• Not helpful for comparison: Comparing TCV across different contracts or businesses can be challenging, especially if they include different terms, pricing models, or revenue recognition practices.

How to improve total contract value

Improving TCV means understanding your customers, aligning offerings with their needs, and managing relationships and pricing strategically. Use customer data to analyze usage patterns, satisfaction levels, and industry benchmarks, which will provide a solid foundation for targeted strategies that increase TCV while building stronger, more sustainable customer relationships. Here are some specific strategies for growing TCV.

  • Upselling and cross-selling: Introduce higher-tier plans or additional products and services to existing customers, tailoring these offerings based on customer usage patterns and feedback.

  • Value-based pricing: Build your pricing strategy based on the value perceived by your customers. Implementing a pricing model that directly reflects customer benefits can justify higher contract values.

  • Longer contract terms: Encourage customers to commit to longer contract terms through incentives or discounts. Longer durations directly increase TCV and provide more stability in revenue forecasting.

  • Customization and personalization: Offer customizable solutions or add-ons that cater to specific customer needs. Premium pricing tiers and other additional charges contribute to a higher TCV.

  • Account management: Identify high-value customers and allocate resources to develop these relationships. Understanding their needs and business challenges can reveal opportunities to expand the scope of contracts.

  • Performance-based upscaling: Introduce clauses that allow for contract expansion based on performance metrics or usage thresholds. This links your success with the customer’s and paves the way for natural contract growth.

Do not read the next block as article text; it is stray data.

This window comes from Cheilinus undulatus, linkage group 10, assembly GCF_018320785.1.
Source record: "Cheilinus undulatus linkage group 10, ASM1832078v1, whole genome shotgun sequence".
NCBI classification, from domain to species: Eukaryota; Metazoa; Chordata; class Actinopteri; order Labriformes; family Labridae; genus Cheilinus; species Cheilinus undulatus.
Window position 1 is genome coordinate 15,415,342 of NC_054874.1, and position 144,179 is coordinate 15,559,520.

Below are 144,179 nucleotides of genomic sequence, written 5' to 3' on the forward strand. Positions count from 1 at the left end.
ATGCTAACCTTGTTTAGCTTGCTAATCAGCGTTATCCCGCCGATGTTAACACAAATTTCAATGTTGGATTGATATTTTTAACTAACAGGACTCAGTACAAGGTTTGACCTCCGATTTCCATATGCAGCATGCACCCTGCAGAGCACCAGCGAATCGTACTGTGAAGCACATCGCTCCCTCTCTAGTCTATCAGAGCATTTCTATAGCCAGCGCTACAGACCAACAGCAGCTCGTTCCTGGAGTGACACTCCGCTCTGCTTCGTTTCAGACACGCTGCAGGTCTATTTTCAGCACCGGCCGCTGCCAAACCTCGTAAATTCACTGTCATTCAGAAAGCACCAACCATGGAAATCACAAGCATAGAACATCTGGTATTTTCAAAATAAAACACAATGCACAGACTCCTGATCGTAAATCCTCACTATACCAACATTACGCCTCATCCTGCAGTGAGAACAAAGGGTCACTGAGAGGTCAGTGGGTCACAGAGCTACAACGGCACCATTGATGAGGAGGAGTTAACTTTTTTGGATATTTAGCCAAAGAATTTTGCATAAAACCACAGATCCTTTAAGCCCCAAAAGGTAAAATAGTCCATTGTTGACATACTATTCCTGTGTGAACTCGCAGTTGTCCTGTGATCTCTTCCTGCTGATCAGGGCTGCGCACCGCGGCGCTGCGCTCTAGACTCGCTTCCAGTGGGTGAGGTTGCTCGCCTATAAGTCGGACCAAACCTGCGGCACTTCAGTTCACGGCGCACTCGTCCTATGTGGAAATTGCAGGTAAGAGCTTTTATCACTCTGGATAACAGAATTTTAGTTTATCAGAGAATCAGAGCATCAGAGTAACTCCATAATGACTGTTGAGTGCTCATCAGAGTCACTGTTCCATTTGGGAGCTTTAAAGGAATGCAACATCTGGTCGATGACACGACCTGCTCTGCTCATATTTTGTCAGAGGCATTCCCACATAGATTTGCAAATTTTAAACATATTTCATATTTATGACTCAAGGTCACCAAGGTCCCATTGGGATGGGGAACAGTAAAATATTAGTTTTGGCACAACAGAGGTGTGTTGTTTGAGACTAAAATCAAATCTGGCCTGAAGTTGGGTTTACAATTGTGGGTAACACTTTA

• Renewal strategy: Develop a proactive renewal strategy that begins well before the contract ends, focused on demonstrating value and serving the customer’s evolving needs to lock in longer or more lucrative renewals.

  • Customer success: Invest in a customer success program that ensures customers achieve their desired outcomes with your product or service. Satisfied customers are more likely to expand their contracts and less likely to churn.

  • Market and competitive analysis: Analyze market trends and competitors to ensure your products or services remain competitive and compelling.

  • Contract flexibility: Incorporate flexibility into contracts where possible, allowing customers to scale their usage up and down within the contract period. If customers know they can adapt as needed, higher tiers and additional services might seem more attractive.

  • Customer incentives: Offer incentives for customers to renew their contracts early or upgrade to a higher tier, which can lock in a higher TCV earlier and extend the customer lifecycle.

The content in this article is for general information and education purposes only and should not be construed as legal or tax advice. Stripe does not warrant or guarantee the accuracy, completeness, adequacy, or currency of the information in the article. You should seek the advice of a competent attorney or accountant licensed to practice in your jurisdiction for advice on your particular situation.